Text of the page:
Strong gains for offenders completing both in-prison and community treatment programs
SACRAMENTO – A newly released report from California Department of Corrections and Rehabilitation (CDCR) shows a substantial reduction in recidivism for offenders completing in-prison substance abuse programs followed by community-based substance abuse treatment.
“Effective treatment for alcohol and drug addiction is crucial for successful reintegration into the community when inmates are released,” said Matthew Cate, CDCR Secretary. “Our emphasis on encouraging inmates who complete substance abuse programs in prison to continue in community aftercare treatment has proven to be successful,” he said.
“During this time of fiscal crisis and significant budget reductions, our department remains focused on core substance abuse programs that reduce recidivism,” said Elizabeth Siggins, Acting Chief Deputy Secretary of Adult Programs.
The 2009 Annual Report of the Office of Substance Abuse Treatment Services (OSATS), formerly the Division of Addiction and Recovery Services, includes return-to-custody data on offenders who paroled in Fiscal Year 2005-06 for a one-year and a two-year period. The return to custody rate after one year for offenders completing both in-prison and community-based treatment in FY 2005-06 was 21.9 percent compared to 39.9 percent for all offenders. The return to custody rate after two years for offenders completing both in-prison and community-based treatment in FY 2005-06 was 35.3 percent compared to 54.2 percent for all offenders.
For male offenders, the return-to-custody rate after one year for those who completed both in-prison and community-based substance abuse treatment in FY 2005-06 was 25.4 percent compared to 41.2 percent of all male offenders. The return-to-prison rate after two years for male offenders who completed both in-prison and community-based substance abuse treatment in FY 2005-06 was 40.4 percent compared to 55.6 percent of all male offenders.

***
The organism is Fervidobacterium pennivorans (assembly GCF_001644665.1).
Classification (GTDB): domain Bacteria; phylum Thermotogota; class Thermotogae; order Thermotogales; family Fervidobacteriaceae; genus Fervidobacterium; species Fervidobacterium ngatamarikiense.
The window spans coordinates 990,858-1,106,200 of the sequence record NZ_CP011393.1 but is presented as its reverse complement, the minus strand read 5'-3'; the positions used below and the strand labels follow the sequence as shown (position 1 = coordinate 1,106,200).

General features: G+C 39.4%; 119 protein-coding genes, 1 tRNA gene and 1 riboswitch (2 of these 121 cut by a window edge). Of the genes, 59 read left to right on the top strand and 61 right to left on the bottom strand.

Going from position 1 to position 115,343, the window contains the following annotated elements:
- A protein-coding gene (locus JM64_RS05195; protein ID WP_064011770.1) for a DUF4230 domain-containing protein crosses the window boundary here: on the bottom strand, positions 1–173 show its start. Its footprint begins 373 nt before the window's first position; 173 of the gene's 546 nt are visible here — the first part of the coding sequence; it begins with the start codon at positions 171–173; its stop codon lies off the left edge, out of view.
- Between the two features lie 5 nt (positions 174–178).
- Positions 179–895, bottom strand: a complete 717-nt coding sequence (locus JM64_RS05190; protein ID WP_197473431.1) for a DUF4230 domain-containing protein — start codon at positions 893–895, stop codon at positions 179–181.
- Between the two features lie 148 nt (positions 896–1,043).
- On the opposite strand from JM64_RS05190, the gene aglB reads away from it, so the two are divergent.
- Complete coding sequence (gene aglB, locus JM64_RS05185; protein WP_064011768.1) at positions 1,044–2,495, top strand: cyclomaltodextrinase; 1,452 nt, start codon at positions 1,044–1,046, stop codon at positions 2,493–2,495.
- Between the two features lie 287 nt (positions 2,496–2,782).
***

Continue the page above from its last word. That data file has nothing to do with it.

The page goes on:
Female offenders were especially responsive to substance abuse treatment. After one year, only 8.8 percent of female offenders who completed both in-prison and community-based substance abuse treatment in FY 2005-06 were returned to custody compared to 30.1 percent of all female offenders. The return-to-prison rate after two years for female offenders who completed both in-prison and community-based substance abuse treatment in FY 2005-06 was 16.5 percent compared to 43.7 percent of all female offenders.
Because of the importance of combining in-prison programs with community substance abuse treatment in reducing recidivism, OSATS has worked to encourage offenders who complete in-prison substance abuse programs to continue in community aftercare treatment. As of June 2008, more than half (54.6 percent) of offenders who completed in-prison programs continued on to aftercare. The average daily population of parolees receiving community treatment has more than doubled – from more than 2,600 at the end of June 2007 to over 5,800 in July 2009.
In 2008, 28.4 percent of CDCR commitments were for a substance abuse offense. Substance abuse offenses include Possession, Possession for Sale, and Manufacturing of a Controlled Substance; Hashish Possession; and Possession for Sale or Sales of Marijuana, and other Marijuana Offenses.
Despite recent budget reductions, including $250 million for adult offender rehabilitation programs, CDCR remains committed to evidence-based programs that reduce recidivism. To meet the new State budget realities, the department is currently developing a streamlined in-prison substance abuse program that shortens the length of time an offender participates from the current 6-36 months to 3 months, with a strong emphasis on aftercare in the community. Evidence-based practices will be used to target services to inmates who have been assessed as most likely to recidivate and most likely to need substance abuse treatment.
Note: The above data is based on offenders who completed both in-prison and community care treatment. CDCR recognizes that there may be some selection problems by focusing only on offenders that completed the program. Future analyses will attempt to assess all offenders assigned to a substance abuse treatment program, including those who do not complete the program.